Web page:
Beyond keeping KDA relevant, we want to make it even more important in the lives of KD patients. Many KD men need mobility aids but can’t afford them or don’t know where to find them. Some visit ALS or muscular dystrophy patient centers for treatments because there are very few clinics that focus on SBMA patient care. In addition, caregivers for KD patients who need help with the necessities of daily life also need support in the form of advice, training, and assistance especially when their loved ones have to travel to a clinic or research center. These are crucial focus areas for our organization in the years ahead. Funding these needs is a challenge, especially since we want to continue to devote most of the funding we receive to medical research with the hope of developing effective therapies and an eventual cure.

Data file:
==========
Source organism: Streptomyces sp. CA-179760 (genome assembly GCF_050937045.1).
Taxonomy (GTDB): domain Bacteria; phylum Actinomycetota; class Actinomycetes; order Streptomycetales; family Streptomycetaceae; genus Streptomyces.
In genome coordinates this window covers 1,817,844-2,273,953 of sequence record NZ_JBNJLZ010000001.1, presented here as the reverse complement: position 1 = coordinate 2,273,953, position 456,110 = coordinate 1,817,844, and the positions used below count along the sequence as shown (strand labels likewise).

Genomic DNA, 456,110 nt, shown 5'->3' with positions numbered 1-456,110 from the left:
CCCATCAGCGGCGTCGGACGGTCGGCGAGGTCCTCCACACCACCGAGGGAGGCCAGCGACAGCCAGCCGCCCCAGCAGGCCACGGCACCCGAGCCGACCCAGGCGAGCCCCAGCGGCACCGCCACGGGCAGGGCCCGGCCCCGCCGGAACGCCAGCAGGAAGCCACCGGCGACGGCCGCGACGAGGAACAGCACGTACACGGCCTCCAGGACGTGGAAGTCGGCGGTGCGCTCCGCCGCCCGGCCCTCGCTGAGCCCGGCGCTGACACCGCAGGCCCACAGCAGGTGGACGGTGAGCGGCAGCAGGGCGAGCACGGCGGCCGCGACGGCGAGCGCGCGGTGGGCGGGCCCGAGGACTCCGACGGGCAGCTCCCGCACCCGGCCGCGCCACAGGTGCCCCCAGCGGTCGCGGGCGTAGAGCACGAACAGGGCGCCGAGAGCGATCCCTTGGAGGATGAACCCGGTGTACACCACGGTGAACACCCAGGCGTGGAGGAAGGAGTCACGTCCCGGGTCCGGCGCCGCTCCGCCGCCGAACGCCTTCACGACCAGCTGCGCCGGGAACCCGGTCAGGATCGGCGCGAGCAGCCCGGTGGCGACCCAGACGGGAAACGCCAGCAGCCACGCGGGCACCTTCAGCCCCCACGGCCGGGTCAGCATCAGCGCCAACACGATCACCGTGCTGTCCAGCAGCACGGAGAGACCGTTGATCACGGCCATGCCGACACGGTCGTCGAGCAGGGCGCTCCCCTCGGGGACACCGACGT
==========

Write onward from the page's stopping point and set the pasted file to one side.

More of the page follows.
Why people like working with you: I like to think it’s because I listen, and I try to consider everyone’s point of view before making any decisions. I’m quick to give credit to others and encourage everyone to share in our success. One thing I’ve learned as a manager of a volunteer organization is you have to be very careful about making unilateral decisions. You need to have a consensus and make sure that your board is, if not in full agreement, mostly in agreement with the direction you want to go. That has not been a problem with our board. Our directors are all very supportive, and we’re all moving forward in a common direction. What I’ve heard from them is they like what I’m doing in terms of being proactive and communicating to the researchers and to the patient community, what we’re doing as an organization, and some of the things that I’ve brought into KDA, such as the patient registry and my focus on giving KD patients more of a voice with the scientists and clinicians.